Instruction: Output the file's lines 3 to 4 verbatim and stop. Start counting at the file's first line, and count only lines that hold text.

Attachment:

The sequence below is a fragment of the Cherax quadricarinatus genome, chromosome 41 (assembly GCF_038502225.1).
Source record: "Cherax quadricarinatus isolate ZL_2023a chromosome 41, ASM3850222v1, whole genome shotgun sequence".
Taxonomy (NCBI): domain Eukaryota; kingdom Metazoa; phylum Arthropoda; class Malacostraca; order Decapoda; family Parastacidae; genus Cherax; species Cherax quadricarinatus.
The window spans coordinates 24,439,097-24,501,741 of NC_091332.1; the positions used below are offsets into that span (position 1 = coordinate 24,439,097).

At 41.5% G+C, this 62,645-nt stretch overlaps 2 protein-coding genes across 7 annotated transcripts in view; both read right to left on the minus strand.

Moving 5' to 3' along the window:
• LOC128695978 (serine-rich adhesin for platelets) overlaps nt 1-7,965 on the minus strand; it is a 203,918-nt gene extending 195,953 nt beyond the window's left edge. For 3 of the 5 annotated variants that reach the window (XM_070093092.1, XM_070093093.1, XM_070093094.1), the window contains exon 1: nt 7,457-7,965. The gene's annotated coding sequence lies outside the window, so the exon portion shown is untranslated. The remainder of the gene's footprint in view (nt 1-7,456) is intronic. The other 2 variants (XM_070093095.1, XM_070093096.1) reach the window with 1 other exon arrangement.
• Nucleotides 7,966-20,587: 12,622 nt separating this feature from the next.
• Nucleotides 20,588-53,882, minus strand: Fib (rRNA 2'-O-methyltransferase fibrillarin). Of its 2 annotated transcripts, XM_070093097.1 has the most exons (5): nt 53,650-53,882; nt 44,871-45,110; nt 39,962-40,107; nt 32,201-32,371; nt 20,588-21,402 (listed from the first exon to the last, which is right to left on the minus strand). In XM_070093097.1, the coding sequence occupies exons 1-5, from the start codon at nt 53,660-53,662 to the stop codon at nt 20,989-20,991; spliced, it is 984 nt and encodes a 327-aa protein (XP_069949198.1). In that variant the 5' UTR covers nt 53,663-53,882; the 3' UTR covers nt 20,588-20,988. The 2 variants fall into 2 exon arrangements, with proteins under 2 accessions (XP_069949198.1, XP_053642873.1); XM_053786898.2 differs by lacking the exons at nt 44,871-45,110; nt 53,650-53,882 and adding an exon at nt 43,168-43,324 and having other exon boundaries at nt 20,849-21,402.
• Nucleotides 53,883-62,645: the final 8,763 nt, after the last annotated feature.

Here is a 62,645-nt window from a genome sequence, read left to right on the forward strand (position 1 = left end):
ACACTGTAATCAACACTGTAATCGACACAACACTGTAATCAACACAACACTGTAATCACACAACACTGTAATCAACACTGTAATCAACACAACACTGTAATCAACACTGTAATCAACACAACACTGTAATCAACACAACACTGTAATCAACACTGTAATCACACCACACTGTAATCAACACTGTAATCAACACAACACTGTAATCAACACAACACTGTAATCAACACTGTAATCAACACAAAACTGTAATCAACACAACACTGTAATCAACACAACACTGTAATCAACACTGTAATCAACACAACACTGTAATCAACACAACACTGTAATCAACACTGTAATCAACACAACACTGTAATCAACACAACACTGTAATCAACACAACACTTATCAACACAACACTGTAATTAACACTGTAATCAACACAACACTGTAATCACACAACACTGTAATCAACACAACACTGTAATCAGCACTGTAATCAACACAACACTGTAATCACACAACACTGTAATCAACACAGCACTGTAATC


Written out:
Taxonomy (NCBI): domain Eukaryota; kingdom Metazoa; phylum Arthropoda; class Malacostraca; order Decapoda; family Parastacidae; genus Cherax; species Cherax quadricarinatus.
The window spans coordinates 24,439,097-24,501,741 of NC_091332.1; the positions used below are offsets into that span (position 1 = coordinate 24,439,097).